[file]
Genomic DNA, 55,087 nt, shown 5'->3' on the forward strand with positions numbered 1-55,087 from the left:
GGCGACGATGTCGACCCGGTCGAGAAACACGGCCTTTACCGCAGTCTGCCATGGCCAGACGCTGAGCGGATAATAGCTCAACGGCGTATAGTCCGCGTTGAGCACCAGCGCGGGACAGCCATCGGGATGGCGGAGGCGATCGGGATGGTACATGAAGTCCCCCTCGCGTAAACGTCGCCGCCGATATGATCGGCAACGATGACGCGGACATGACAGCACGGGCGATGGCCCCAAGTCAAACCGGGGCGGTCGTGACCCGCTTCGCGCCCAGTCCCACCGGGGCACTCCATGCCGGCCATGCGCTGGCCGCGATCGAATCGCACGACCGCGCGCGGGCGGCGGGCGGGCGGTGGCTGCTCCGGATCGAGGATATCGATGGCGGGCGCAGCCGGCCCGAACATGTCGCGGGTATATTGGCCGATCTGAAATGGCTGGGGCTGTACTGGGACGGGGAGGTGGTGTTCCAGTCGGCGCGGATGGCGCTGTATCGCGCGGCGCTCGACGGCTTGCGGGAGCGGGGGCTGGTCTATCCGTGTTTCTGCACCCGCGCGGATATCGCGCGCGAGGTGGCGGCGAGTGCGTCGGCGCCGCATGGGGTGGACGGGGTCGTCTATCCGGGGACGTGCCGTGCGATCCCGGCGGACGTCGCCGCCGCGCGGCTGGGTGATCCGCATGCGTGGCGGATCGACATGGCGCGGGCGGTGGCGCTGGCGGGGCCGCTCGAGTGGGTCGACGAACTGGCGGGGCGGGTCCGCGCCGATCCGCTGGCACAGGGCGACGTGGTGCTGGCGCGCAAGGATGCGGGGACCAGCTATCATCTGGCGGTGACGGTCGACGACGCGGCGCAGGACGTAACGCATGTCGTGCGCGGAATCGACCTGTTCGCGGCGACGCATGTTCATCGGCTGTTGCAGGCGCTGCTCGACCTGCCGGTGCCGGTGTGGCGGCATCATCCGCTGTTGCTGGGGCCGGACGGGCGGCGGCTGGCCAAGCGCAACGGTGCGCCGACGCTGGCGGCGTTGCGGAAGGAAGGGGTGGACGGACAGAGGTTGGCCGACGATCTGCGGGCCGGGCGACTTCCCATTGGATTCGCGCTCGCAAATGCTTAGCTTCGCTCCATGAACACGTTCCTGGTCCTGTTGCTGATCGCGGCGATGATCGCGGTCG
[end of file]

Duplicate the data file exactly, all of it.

Genomic DNA, 55,087 nt, shown 5'->3' on the forward strand with positions numbered 1-55,087 from the left:
GGCGACGATGTCGACCCGGTCGAGAAACACGGCCTTTACCGCAGTCTGCCATGGCCAGACGCTGAGCGGATAATAGCTCAACGGCGTATAGTCCGCGTTGAGCACCAGCGCGGGACAGCCATCGGGATGGCGGAGGCGATCGGGATGGTACATGAAGTCCCCCTCGCGTAAACGTCGCCGCCGATATGATCGGCAACGATGACGCGGACATGACAGCACGGGCGATGGCCCCAAGTCAAACCGGGGCGGTCGTGACCCGCTTCGCGCCCAGTCCCACCGGGGCACTCCATGCCGGCCATGCGCTGGCCGCGATCGAATCGCACGACCGCGCGCGGGCGGCGGGCGGGCGGTGGCTGCTCCGGATCGAGGATATCGATGGCGGGCGCAGCCGGCCCGAACATGTCGCGGGTATATTGGCCGATCTGAAATGGCTGGGGCTGTACTGGGACGGGGAGGTGGTGTTCCAGTCGGCGCGGATGGCGCTGTATCGCGCGGCGCTCGACGGCTTGCGGGAGCGGGGGCTGGTCTATCCGTGTTTCTGCACCCGCGCGGATATCGCGCGCGAGGTGGCGGCGAGTGCGTCGGCGCCGCATGGGGTGGACGGGGTCGTCTATCCGGGGACGTGCCGTGCGATCCCGGCGGACGTCGCCGCCGCGCGGCTGGGTGATCCGCATGCGTGGCGGATCGACATGGCGCGGGCGGTGGCGCTGGCGGGGCCGCTCGAGTGGGTCGACGAACTGGCGGGGCGGGTCCGCGCCGATCCGCTGGCACAGGGCGACGTGGTGCTGGCGCGCAAGGATGCGGGGACCAGCTATCATCTGGCGGTGACGGTCGACGACGCGGCGCAGGACGTAACGCATGTCGTGCGCGGAATCGACCTGTTCGCGGCGACGCATGTTCATCGGCTGTTGCAGGCGCTGCTCGACCTGCCGGTGCCGGTGTGGCGGCATCATCCGCTGTTGCTGGGGCCGGACGGGCGGCGGCTGGCCAAGCGCAACGGTGCGCCGACGCTGGCGGCGTTGCGGAAGGAAGGGGTGGACGGACAGAGGTTGGCCGACGATCTGCGGGCCGGGCGACTTCCCATTGGATTCGCGCTCGCAAATGCTTAGCTTCGCTCCATGAACACGTTCCTGGTCCTGTTGCTGATCGCGGCGATGATCGCGGTCG